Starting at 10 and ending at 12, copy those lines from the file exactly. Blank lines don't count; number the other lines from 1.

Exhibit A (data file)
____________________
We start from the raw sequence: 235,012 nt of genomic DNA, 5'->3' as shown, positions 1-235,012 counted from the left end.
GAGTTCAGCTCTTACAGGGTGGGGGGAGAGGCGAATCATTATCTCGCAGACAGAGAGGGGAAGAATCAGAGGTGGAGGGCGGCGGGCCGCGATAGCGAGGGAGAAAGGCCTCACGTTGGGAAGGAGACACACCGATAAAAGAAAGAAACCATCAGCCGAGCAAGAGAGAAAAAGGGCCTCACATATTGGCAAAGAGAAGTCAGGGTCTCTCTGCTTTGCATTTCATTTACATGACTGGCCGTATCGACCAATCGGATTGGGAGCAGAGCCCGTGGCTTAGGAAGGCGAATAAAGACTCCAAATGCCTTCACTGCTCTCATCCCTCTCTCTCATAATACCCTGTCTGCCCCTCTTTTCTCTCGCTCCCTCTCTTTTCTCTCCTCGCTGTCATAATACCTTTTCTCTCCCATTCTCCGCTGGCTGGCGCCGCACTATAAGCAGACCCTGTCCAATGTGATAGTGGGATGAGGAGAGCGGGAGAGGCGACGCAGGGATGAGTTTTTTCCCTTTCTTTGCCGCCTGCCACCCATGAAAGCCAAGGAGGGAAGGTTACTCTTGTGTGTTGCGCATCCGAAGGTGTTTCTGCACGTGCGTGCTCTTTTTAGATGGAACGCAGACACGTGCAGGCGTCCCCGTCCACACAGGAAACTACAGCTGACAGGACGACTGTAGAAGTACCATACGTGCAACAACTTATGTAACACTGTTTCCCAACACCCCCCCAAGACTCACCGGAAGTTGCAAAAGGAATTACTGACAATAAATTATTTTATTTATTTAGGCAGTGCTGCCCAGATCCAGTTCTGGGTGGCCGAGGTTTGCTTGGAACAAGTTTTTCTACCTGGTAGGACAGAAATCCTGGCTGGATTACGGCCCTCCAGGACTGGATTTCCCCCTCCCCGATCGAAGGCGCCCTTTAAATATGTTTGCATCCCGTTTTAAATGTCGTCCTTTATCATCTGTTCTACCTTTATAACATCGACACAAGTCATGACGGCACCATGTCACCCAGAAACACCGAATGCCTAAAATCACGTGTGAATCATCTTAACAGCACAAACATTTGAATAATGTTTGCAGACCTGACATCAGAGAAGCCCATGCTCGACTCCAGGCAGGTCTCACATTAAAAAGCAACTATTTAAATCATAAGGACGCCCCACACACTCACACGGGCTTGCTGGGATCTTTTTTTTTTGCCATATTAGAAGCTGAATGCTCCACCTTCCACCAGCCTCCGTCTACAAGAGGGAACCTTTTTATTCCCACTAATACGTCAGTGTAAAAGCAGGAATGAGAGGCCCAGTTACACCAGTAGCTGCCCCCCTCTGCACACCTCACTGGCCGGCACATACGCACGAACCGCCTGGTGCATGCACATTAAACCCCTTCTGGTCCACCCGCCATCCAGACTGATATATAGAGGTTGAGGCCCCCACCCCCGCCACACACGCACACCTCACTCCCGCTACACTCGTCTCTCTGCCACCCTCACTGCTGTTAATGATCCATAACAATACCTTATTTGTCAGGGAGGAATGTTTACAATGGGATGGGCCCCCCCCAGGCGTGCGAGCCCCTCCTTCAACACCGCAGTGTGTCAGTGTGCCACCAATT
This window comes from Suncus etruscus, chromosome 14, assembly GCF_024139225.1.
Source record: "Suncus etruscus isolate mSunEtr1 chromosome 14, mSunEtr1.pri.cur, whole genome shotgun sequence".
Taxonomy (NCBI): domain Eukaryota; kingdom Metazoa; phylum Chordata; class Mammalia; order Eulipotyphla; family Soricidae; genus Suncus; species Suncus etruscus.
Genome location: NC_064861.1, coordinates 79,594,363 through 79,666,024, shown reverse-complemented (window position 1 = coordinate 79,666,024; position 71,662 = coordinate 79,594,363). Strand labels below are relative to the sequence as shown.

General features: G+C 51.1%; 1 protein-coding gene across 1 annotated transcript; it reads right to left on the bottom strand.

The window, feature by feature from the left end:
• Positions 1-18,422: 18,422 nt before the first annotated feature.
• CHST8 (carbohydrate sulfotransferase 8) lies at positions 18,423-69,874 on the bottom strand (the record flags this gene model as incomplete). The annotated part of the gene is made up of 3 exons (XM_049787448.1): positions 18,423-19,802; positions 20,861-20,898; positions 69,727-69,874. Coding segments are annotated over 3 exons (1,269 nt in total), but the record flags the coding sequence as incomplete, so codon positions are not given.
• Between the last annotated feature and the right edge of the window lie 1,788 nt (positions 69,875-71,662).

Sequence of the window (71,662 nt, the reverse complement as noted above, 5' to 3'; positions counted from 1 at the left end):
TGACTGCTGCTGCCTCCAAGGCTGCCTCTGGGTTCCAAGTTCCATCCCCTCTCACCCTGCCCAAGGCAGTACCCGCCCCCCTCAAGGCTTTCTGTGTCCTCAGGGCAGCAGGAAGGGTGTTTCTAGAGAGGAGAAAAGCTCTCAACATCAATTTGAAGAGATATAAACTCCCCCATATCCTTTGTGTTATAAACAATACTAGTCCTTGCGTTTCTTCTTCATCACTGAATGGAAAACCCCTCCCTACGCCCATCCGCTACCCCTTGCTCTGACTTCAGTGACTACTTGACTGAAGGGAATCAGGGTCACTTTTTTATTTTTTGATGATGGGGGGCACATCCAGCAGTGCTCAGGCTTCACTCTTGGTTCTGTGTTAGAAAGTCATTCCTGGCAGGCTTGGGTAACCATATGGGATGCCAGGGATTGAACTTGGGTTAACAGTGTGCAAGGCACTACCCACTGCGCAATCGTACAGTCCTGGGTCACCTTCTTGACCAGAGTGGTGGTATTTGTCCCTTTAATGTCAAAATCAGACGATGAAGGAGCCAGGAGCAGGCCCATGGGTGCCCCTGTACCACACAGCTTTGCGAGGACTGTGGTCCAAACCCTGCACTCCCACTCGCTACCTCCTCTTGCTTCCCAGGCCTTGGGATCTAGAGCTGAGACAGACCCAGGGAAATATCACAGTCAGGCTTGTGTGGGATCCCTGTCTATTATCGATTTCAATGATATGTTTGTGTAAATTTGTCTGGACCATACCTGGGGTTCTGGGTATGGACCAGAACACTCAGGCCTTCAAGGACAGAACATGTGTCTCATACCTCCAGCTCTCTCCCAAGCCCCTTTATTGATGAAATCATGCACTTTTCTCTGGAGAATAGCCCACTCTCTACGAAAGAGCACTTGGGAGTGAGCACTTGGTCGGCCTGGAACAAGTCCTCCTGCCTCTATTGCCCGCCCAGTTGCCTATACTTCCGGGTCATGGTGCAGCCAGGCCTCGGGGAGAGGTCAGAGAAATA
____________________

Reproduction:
• CHST8 (carbohydrate sulfotransferase 8) lies at positions 18,423-69,874 on the bottom strand (the record flags this gene model as incomplete). The annotated part of the gene is made up of 3 exons (XM_049787448.1): positions 18,423-19,802; positions 20,861-20,898; positions 69,727-69,874. Coding segments are annotated over 3 exons (1,269 nt in total), but the record flags the coding sequence as incomplete, so codon positions are not given.
• Between the last annotated feature and the right edge of the window lie 1,788 nt (positions 69,875-71,662).

Sequence of the window (71,662 nt, the reverse complement as noted above, 5' to 3'; positions counted from 1 at the left end):